Industry Specific Skills for Indian Youth-Admission Jankari
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Industry Specific Skills for Indian Youth

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Published : 02 May, 2012 By: Admission Jankari

    As Indian employers vie for the best in the world, they will obviously call for the best trained personnel. But it will be made possible only when its trained personnel meet the quality of international standard. Therefore, accomplishment of skills is the future of the Indian job market & its global economic clout.

    The Government has allocated doubles funds for skills development under the National Skill Development Fund (NSDF) in the Union Budget 2012-12 to Rs. 1,000 crore raising the principal sum of the fund to Rs. 2,5000 crore.

    The National Skills Dvelopment Corporation (NSDC) has named over 21 prime sectors including the unorganized sector in this context. Of these, manufacturing, textile, construction, automotive, retail and healthcare are important. This effort aims to provide industry specific knowledge through its strategy. The NSDC also aspires to setting up of sector approaches in the form of 31 Sector Skills Council (SSCs). Ten SSCs in the arena of automotive, retail, security, healthcare, IT/ITES, gems and jewellery verticals have been granted already.

    Vocational education must be ushered in schools so that it sticks to academic options rather than competing with them. Students will be provided ‘taster’ opportunity along with counseling regarding their career. The Ministry of Human Resource Development (MHRD) is working for development of plans in this concern.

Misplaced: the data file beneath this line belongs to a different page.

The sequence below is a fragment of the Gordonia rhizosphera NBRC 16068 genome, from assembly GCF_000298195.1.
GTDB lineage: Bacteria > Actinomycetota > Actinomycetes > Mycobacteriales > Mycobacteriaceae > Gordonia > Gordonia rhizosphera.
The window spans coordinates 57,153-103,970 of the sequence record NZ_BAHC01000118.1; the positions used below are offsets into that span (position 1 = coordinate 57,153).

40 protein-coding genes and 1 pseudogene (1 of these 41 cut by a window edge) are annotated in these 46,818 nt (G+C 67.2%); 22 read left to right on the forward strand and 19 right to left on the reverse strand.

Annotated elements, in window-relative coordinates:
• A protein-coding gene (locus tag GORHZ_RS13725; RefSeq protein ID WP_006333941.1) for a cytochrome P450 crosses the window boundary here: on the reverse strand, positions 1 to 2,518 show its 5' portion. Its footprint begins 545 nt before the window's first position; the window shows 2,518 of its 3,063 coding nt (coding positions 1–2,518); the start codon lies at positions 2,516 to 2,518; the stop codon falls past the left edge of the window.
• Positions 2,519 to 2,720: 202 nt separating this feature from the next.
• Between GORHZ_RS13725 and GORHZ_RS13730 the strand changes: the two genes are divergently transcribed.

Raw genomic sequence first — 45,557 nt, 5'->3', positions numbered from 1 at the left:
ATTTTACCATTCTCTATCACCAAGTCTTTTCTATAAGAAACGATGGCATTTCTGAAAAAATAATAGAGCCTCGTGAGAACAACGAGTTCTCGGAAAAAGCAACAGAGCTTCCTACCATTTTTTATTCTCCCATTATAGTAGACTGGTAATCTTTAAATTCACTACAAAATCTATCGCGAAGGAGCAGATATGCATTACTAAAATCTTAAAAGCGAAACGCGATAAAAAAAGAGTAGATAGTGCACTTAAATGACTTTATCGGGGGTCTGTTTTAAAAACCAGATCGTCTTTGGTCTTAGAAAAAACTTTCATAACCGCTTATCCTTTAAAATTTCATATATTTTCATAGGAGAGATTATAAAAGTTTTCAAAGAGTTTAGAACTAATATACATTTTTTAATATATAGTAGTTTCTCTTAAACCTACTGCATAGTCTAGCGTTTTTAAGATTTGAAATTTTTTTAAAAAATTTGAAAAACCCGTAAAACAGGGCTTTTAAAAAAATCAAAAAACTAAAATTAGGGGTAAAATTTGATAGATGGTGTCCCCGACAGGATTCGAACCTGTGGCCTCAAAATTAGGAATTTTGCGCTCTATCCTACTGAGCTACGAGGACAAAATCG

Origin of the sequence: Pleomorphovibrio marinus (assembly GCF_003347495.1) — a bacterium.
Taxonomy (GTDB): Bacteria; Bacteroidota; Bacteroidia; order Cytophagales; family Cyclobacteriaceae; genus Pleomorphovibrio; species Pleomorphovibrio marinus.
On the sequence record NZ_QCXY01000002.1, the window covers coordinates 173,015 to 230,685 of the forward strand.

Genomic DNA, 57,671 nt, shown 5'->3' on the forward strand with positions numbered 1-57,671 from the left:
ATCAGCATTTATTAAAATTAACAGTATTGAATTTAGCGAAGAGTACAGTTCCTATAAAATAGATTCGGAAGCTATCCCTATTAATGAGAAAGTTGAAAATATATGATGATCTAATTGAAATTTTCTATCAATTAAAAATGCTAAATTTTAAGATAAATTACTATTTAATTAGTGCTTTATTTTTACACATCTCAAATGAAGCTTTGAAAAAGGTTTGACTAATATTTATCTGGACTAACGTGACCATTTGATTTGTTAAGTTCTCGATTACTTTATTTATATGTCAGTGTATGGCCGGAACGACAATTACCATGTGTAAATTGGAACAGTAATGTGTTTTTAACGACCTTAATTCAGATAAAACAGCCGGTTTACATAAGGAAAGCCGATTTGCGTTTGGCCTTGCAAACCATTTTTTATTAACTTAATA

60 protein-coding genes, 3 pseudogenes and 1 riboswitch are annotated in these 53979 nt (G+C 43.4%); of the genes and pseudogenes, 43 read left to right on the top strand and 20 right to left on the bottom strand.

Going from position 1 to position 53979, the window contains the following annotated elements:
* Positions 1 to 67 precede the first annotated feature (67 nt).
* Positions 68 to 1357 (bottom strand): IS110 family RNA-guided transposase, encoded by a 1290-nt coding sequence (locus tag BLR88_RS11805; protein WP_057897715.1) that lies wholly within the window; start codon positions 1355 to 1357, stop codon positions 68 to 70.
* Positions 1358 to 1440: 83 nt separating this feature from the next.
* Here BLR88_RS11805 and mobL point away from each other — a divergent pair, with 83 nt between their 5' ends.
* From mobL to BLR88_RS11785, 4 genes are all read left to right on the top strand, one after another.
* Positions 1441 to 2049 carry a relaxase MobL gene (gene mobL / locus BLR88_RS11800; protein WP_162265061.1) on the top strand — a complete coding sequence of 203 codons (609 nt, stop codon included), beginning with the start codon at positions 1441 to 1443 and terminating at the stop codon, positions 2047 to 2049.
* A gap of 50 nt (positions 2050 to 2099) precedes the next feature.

Soft skill is also required to make candidates worthy to get employed. The apprenticeship model is specifically profitable in this situation.

    The sector skills councils will play significant role to make sure that the training system meets the basic necessities of training as per industry requirements.

    According to global data, around 75 million youth were unemployed in 2011. To solve this problem approximately 600 million job opportunities will have to be produced over the next decades.

    According to Education for All Global Monitoring Report 2010, reaching the Marginalized, 2010, around 270 million persons of the age of 15 or older are illiterate in India. Less than 25% of Indian girls receive vocational training. 60% students having technical/vocational education & training are still devoid of any job after completing graduation. 

    The solution of it lies in more apprenticeships or by offering endorsement to training personnel.

    It is necessary to develop proper models that can assist small organizations & can help to become people to be self employed.

    It should include support for on the job training. India should make its scheme of apprenticeship so that it can work for small  employers by increasing its skilled labours; productivity. There are several international model for this purpose. Development of skills is of utmost importance if India wants to convert itself into an internationally competitive country. 

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